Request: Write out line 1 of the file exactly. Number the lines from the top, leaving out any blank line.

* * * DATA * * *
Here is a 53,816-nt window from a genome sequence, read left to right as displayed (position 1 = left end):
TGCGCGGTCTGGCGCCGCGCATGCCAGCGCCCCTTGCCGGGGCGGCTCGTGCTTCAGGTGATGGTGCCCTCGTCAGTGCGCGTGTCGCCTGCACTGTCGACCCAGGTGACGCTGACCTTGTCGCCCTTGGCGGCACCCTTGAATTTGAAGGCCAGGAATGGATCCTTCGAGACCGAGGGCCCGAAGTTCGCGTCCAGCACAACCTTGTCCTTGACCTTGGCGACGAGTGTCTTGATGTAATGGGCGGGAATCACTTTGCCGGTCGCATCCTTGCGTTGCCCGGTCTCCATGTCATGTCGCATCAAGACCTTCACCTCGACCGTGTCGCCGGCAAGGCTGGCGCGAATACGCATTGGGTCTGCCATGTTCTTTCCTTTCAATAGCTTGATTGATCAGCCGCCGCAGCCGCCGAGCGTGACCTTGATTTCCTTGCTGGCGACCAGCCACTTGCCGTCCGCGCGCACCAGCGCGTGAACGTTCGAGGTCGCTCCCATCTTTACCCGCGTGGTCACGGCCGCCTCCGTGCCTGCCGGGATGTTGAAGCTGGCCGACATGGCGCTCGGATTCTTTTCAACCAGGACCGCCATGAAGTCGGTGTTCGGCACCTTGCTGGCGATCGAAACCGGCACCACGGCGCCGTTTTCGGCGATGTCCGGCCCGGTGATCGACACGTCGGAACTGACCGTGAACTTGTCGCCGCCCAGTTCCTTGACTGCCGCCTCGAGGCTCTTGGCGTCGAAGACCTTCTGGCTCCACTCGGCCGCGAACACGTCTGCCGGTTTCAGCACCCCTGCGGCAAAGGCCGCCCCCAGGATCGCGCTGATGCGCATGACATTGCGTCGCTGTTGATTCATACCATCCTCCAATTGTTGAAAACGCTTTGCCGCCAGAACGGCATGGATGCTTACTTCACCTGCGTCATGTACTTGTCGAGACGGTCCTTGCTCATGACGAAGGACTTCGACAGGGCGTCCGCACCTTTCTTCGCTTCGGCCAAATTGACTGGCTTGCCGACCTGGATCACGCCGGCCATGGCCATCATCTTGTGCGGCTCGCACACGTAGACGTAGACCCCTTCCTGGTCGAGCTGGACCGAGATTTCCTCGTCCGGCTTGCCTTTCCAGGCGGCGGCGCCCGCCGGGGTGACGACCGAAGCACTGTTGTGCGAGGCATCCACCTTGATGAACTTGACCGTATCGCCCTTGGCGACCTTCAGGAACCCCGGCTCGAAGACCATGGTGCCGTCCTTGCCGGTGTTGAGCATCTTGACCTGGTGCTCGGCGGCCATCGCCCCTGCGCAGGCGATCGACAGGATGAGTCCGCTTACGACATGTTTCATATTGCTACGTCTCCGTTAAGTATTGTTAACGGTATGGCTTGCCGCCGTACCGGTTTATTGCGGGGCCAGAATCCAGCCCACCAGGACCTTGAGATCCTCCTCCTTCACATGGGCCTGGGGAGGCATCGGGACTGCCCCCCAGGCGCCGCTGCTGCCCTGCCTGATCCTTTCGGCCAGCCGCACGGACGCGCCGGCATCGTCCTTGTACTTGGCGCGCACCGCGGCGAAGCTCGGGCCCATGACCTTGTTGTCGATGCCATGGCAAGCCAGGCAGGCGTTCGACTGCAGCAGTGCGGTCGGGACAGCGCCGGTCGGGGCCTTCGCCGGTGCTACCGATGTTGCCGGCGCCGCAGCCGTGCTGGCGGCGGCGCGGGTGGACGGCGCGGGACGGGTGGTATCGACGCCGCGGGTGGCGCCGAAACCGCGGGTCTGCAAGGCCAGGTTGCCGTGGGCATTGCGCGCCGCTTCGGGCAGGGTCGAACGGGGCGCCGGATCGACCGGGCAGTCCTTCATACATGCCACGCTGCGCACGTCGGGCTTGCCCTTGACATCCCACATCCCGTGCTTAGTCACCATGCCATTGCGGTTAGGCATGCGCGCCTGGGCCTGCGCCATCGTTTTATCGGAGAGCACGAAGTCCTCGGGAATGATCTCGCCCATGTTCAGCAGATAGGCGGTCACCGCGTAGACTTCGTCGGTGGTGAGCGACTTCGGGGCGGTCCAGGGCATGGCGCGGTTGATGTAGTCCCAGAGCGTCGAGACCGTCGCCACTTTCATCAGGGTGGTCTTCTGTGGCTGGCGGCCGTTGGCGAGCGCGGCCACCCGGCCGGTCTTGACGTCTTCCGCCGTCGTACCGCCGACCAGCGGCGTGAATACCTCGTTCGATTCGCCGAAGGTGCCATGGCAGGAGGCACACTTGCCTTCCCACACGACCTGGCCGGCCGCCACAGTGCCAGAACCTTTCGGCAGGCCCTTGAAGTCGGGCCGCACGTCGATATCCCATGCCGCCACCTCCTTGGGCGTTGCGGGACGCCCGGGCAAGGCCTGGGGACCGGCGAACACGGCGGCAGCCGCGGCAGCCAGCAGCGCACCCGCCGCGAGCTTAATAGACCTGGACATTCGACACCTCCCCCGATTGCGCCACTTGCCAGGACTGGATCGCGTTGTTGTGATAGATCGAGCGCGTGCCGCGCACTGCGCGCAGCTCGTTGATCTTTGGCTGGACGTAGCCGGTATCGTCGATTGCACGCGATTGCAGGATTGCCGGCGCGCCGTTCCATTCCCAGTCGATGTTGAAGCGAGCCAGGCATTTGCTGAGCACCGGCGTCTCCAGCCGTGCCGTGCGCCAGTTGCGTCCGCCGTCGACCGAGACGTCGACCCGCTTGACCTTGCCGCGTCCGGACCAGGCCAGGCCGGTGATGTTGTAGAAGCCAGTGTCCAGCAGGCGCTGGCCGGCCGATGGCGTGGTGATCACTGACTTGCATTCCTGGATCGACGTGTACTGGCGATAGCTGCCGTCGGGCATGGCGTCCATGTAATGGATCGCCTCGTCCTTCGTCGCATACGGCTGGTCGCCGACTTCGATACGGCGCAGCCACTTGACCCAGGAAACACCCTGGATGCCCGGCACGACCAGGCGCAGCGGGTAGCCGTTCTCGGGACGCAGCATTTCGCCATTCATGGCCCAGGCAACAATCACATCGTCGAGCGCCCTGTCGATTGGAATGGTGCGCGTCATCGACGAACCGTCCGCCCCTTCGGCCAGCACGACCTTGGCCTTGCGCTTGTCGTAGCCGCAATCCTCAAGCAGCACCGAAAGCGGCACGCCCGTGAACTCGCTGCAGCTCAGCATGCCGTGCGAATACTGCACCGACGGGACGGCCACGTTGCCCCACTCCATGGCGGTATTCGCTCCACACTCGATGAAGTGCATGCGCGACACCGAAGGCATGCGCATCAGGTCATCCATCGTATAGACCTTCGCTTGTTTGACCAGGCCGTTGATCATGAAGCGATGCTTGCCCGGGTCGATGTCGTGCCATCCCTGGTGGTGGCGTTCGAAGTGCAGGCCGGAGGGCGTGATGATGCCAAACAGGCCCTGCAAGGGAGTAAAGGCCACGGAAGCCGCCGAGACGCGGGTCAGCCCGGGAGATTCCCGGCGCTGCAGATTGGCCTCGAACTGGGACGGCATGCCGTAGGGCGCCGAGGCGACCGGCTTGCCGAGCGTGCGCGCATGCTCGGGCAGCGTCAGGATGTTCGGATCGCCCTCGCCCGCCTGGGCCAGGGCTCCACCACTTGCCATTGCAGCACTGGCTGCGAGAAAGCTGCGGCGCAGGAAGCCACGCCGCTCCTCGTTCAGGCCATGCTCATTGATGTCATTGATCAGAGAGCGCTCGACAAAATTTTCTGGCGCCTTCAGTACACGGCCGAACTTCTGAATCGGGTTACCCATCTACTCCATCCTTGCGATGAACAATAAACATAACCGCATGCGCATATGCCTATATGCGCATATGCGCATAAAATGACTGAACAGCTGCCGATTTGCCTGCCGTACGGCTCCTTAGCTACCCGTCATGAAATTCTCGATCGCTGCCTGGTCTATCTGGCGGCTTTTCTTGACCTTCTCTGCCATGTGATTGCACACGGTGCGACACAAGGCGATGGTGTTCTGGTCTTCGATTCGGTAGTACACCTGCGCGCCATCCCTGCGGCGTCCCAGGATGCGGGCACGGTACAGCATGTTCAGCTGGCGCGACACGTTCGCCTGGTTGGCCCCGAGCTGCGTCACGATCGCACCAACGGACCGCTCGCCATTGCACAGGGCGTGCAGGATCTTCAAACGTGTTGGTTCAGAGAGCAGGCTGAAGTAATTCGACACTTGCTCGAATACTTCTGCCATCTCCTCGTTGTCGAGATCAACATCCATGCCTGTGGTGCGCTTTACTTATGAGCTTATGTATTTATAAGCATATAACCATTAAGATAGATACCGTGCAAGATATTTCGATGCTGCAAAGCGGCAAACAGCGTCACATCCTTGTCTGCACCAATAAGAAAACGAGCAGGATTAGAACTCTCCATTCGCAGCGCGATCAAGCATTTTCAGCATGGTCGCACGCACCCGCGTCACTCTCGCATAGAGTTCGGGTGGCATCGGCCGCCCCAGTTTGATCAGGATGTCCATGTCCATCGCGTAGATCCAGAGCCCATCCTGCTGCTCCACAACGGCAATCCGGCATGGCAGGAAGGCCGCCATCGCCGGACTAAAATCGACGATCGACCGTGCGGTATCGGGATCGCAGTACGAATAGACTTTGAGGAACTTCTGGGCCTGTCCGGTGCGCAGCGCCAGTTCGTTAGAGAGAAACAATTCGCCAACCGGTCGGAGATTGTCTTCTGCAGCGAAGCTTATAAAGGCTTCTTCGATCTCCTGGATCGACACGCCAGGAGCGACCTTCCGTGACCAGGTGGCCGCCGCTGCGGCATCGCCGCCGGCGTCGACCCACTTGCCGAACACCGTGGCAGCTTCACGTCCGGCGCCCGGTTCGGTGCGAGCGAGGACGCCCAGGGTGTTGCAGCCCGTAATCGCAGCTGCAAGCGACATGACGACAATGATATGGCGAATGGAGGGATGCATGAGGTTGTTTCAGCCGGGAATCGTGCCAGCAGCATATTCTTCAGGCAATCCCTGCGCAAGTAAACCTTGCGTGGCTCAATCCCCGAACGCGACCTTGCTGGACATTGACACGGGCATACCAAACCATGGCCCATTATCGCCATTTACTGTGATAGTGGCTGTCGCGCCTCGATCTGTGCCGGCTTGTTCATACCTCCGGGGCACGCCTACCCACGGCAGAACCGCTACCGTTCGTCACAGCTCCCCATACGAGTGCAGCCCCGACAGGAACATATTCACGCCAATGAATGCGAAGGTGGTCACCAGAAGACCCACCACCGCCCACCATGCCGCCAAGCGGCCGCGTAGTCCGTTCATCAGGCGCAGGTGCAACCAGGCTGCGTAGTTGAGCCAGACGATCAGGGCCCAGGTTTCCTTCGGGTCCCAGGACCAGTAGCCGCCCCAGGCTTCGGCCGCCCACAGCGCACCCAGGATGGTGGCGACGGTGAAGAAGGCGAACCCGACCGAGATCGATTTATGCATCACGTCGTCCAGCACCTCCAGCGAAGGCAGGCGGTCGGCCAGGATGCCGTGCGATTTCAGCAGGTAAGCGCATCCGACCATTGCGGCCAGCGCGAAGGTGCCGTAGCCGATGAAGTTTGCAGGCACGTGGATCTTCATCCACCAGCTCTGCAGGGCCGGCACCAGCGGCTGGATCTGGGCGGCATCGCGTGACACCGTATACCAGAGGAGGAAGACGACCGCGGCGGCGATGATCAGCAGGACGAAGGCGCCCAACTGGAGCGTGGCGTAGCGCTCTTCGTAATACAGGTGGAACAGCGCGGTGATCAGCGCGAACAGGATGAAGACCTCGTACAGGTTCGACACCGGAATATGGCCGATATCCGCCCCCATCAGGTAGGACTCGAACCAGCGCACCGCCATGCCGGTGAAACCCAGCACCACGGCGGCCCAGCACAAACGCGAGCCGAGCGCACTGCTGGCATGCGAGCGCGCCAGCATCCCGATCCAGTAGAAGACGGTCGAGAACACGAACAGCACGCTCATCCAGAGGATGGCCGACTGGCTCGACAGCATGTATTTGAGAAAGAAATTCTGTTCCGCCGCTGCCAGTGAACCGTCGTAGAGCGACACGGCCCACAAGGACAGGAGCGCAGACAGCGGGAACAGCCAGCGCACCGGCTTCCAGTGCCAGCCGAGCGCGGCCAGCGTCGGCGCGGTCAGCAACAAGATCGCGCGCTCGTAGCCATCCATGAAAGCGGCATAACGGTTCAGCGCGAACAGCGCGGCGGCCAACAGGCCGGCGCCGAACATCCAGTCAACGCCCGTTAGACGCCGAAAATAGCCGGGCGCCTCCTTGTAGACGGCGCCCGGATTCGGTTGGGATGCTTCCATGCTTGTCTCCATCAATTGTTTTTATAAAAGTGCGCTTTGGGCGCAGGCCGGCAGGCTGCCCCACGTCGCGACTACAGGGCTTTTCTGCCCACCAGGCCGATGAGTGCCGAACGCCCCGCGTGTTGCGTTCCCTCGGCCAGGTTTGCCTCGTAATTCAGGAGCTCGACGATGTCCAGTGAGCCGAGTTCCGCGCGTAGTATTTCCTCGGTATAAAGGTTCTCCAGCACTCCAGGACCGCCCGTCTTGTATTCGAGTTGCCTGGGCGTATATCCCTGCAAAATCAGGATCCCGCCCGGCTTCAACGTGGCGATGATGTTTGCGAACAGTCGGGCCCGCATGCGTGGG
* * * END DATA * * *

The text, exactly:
Here is a 53,816-nt window from a genome sequence, read left to right as displayed (position 1 = left end):